Macro

$39B Treasury Sale Spurs Rate Cut Hopes, Yields Dip

$39 billion Treasury sale boosts bond demand, US 10-year yields fall to 4.40% amid rate cut speculation.

By Athena Xu

6/11, 19:05 EDT
S&P 500
iShares 20+ Year Treasury Bond ETF
iShares 7-10 Year Treasury Bond ETF
Apple Inc.
Bank of America Corporation
Citigroup, Inc.
HSBC Holdings, plc.
JP Morgan Chase & Co.
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Key Takeaway

  • Strong demand in a $39 billion Treasury sale led to a decline in US 10-year yields by six basis points to 4.40%, hinting at potential Fed rate cuts.
  • Asian equities are set for losses, with Chinese stocks hitting a six-week low, while the S&P 500 and tech stocks like Apple Inc. reached new highs.
  • Investor sentiment is divided; HSBC strategists suggest buying dips amid short-term pullbacks, driven by uncertainties around interest rates and economic data.

Bond Strength Hints at Rate Cut Expectations

The bond market saw a surge in demand following a robust $39 billion Treasury sale, fueling speculation that an upcoming inflation reading could bolster the case for Federal Reserve rate cuts this year. The bid-to-cover ratio of 2.67 in the auction of 10-year debt, the highest since February 2022, led to a decline in US 10-year yields by six basis points to 4.40%. This positive bond performance reflects market expectations for potential rate adjustments in response to economic conditions.

Equities Face Mixed Signals

While the S&P 500 reached a new high and tech stocks like Apple Inc. soared, Asian equities are poised for early losses in Japan, Hong Kong, and Australia. Chinese stocks are also under pressure, with the CSI 300 Index closing at its lowest in over six weeks due to economic concerns. Despite Oracle Corp.'s strong performance, banks like JPMorgan Chase & Co. and Citigroup Inc. faced downward pressure. Traders are now awaiting key inflation data and the Fed's decision, highlighting the market's sensitivity to upcoming economic indicators.

Investor Sentiment and Fed Expectations

Investor sentiment remains divided, with a survey indicating that most investors anticipate a "risk on" scenario for both the consumer price index and the Fed decision. The expectation of a Fed rate cut is driven by perceptions of a soft landing and inflation trending towards a Fed-friendly level below 3%. As the Fed prepares to announce its decision, uncertainty looms over officials' quarterly rate projections, known as the "dot plot," adding to market volatility.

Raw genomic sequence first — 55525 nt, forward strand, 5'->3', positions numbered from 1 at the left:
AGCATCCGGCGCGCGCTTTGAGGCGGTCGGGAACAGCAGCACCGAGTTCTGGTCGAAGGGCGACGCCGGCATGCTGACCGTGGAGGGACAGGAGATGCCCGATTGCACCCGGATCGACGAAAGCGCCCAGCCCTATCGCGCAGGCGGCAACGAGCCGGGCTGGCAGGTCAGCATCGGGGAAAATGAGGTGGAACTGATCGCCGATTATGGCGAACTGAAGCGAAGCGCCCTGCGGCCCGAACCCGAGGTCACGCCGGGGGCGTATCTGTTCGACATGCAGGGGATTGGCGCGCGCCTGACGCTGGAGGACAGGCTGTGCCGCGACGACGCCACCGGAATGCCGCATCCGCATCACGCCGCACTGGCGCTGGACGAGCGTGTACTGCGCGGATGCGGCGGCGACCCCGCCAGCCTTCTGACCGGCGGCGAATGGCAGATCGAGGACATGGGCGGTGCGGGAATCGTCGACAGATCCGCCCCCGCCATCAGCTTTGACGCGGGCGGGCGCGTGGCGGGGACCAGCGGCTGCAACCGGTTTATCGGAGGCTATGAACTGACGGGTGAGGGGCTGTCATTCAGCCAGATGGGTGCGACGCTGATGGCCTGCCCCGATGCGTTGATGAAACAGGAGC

Tactical Opportunities Amidst Uncertainty

HSBC strategists suggest that sentiment and positioning indicators point towards a potential short-term pullback in stock markets, influenced by uncertainties surrounding interest rates. Despite this, they recommend buying any dips, anticipating a brief and shallow weakness in risk assets. Bank of America Corp. clients have shown increased interest in US equities, with retail investors and hedge funds leading net buying activity, signaling a continued bullish bias in the market.

Street Views

  • Peter Boockvar, The Boock Report (Cautiously Optimistic on the US Treasury market):

    "The US Treasury market is finally smiling after many, many months with at best mediocre auctions. Is the market sniffing out a softer CPI?"

  • Dennis DeBusschere, 22V Research (Bullish on Fed rate cuts due to soft landing):

    "63% of investors believe that the Fed will first cut because of a soft landing and that inflation is on a Fed-friendly path toward sub-3%, so there will be a cut because policy doesn’t need to be as restrictive."

  • Anthony Saglimbene, Ameriprise (Neutral on potential Fed rate cuts):

    "We expect Fed Chair Powell and company to maintain a position that stresses potential rate cuts remain contingent on the committee seeing further progress made on bringing down price pressures."

  • HSBC Strategists including Duncan Toms and Max Kettner (Bullish on buying dips in risk assets):

    "We’d expect any weakness in risk assets to be both short-lived and shallow, and we think this presents a pretty good tactical (re-)entry point."

  • Chris Senyek, Wolfe Research (Bullish on markets despite mixed signals):

    "Despite mixed signals coming from technical indicators, economic data, inflation and global central banks, markets remain biased to the upside. Investors’ ‘can’t lose’ attitude will persist for the foreseeable future on the belief that either the economic outlook is going to improve, and/or the Fed will cut."